Here’s how it works. Looking at the diagram above you’ll see the Sun (A) emits plasma half-composed of electrons, half of protons and positive ions (B). Electrons are diverted via the Lorentz force from a cylindrical magnetic field (C) from their radial trajectory towards the ‘Receiver’ (D), a metallic spherical shell. When the Receiver is “full”, excess electrons are diverted through the hole in the Sail. The large positive potential on the Sail drives an electron current through the ‘Pre-Wire’ (E), which is a long, folded wire designed to cancel out the magnetic fields of the current towards the Sun. Once it reaches the end of the Pre-Wire, it travels down the ‘Main Wire’ (F), creating the magnetic field (C), which makes the field-current a self-sustaining system. The current passes through a hole in the Receiver and then through the ‘Sail’ (G), passing through the ‘Inductor’ (H), and the ‘Resistor’ (I), which draws off all of the electrical power of the Satellite to the ‘Laser’ (J), which fires the electrical-turned-photonic energy off to a designated target. Drained of its electrical energy, the current continues to “fall” to the Sail (G). Here, electrons will stay until hit by appropriately-energetic photons from the Sun, at which point they will leap off (K) from the Sail towards the Sun, and then be repelled by the magnetic fields (C) and excess solar wind electrons (B) away from the Satellite, imparting kinetic energy to the Satellite away from the Sun.
A bit complicated – but way elegant and self-position supporting as well.
Because the magnetic field diverts positive particles away from the satellite and electrons toward the Receiver, the DHS remains virtually untouched by excess solar wind particles. And since the satellite ejects electrons when their current cycle is complete, even large satellites have a minimal impact on the Sun’s solar wind output. Plus the kinetic energy from the photoelectrical ejection of electrons from the Sail provides a strong stabilizing force; in fact, it may be possible to design a satellite that can remain in a stationary position.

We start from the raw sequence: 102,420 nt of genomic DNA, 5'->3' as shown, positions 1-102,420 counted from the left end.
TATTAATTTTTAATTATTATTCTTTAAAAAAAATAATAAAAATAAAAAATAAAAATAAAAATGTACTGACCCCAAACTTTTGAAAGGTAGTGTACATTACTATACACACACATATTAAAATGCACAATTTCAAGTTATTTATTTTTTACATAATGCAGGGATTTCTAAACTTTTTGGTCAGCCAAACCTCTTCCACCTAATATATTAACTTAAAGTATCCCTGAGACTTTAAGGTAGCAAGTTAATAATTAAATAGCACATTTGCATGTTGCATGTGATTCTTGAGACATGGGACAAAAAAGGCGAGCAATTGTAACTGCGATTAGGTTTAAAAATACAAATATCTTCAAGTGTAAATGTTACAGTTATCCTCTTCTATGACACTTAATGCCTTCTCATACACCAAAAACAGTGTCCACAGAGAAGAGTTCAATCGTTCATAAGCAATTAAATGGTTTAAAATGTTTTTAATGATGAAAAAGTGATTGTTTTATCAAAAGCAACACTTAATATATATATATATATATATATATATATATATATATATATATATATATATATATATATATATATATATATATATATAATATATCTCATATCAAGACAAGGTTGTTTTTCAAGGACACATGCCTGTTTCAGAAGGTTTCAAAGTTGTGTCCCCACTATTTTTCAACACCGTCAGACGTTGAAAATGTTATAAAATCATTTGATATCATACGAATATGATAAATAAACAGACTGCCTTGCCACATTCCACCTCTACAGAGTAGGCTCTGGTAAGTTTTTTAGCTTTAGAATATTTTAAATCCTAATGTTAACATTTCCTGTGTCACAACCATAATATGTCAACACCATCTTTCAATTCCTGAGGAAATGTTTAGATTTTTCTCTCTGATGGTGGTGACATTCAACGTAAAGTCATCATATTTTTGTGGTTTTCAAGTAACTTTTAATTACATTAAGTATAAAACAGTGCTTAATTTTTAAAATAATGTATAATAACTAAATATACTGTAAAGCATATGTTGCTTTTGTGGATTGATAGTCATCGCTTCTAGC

Sounds great – the other hand holds some major problems that could well be solvable. The DHS isn’t very efficient so its big, then so is outer space. Being so simple and large, protection from that high-speed stuff out there is a major concern. Staying in position while seemingly designed in has to be engineered and work. Then the DHS doesn’t self-start – a pre charge to get it in a self-sustaining cycle needs to be provided. Finally the DHS is going to get hot – shedding the heat is going pose an engineering task of considerable significance.
These all seem to be solvable problems, but there is one more.
One DHS could fully power humanity’s needs if the power could be brought down. Various transmission ideas are working, but so far nothing really seizes attention as a great way to get the power down here.
When such a space energy collection system exists, the orbital photovoltaic projects will need a rethink. Meanwhile, so much power so cheap can be its own lure. Its not such a giant leap to imagine that life off planet is much more practical if the DHS is made fully workable and redundantly reliable. That makes ideas like life off planet would be the main while the life on the planet itself would be a privilege or a resort kind of thing.
The resources out there are stupendous and with cheap energy at hand the idea of getting to them is quite alluring. The DHS concept is certainly one to watch – the numbers are simply too good to ignore.